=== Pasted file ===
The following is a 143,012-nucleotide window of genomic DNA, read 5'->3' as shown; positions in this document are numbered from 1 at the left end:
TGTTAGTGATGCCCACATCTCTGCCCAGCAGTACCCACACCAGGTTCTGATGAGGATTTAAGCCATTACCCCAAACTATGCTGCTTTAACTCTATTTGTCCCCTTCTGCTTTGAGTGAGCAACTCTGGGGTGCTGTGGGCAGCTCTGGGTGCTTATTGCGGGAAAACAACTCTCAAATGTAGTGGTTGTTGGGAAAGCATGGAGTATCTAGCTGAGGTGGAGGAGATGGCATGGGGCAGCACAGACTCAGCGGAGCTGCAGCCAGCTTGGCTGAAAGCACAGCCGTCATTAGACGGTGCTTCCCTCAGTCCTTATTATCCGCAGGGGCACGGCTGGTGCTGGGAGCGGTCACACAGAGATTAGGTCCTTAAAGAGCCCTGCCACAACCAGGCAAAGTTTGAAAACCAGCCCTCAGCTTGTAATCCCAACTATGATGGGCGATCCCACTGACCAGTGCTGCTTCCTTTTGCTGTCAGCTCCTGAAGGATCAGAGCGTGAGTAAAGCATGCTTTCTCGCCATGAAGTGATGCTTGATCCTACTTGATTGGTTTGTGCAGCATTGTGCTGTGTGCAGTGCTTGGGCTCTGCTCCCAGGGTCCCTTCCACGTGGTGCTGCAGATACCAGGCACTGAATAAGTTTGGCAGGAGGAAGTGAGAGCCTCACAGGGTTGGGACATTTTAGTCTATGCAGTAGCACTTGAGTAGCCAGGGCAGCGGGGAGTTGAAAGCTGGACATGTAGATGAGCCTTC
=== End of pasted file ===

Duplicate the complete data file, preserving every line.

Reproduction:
The following is a 143,012-nucleotide window of genomic DNA, read 5'->3' as shown; positions in this document are numbered from 1 at the left end:
TGTTAGTGATGCCCACATCTCTGCCCAGCAGTACCCACACCAGGTTCTGATGAGGATTTAAGCCATTACCCCAAACTATGCTGCTTTAACTCTATTTGTCCCCTTCTGCTTTGAGTGAGCAACTCTGGGGTGCTGTGGGCAGCTCTGGGTGCTTATTGCGGGAAAACAACTCTCAAATGTAGTGGTTGTTGGGAAAGCATGGAGTATCTAGCTGAGGTGGAGGAGATGGCATGGGGCAGCACAGACTCAGCGGAGCTGCAGCCAGCTTGGCTGAAAGCACAGCCGTCATTAGACGGTGCTTCCCTCAGTCCTTATTATCCGCAGGGGCACGGCTGGTGCTGGGAGCGGTCACACAGAGATTAGGTCCTTAAAGAGCCCTGCCACAACCAGGCAAAGTTTGAAAACCAGCCCTCAGCTTGTAATCCCAACTATGATGGGCGATCCCACTGACCAGTGCTGCTTCCTTTTGCTGTCAGCTCCTGAAGGATCAGAGCGTGAGTAAAGCATGCTTTCTCGCCATGAAGTGATGCTTGATCCTACTTGATTGGTTTGTGCAGCATTGTGCTGTGTGCAGTGCTTGGGCTCTGCTCCCAGGGTCCCTTCCACGTGGTGCTGCAGATACCAGGCACTGAATAAGTTTGGCAGGAGGAAGTGAGAGCCTCACAGGGTTGGGACATTTTAGTCTATGCAGTAGCACTTGAGTAGCCAGGGCAGCGGGGAGTTGAAAGCTGGACATGTAGATGAGCCTTC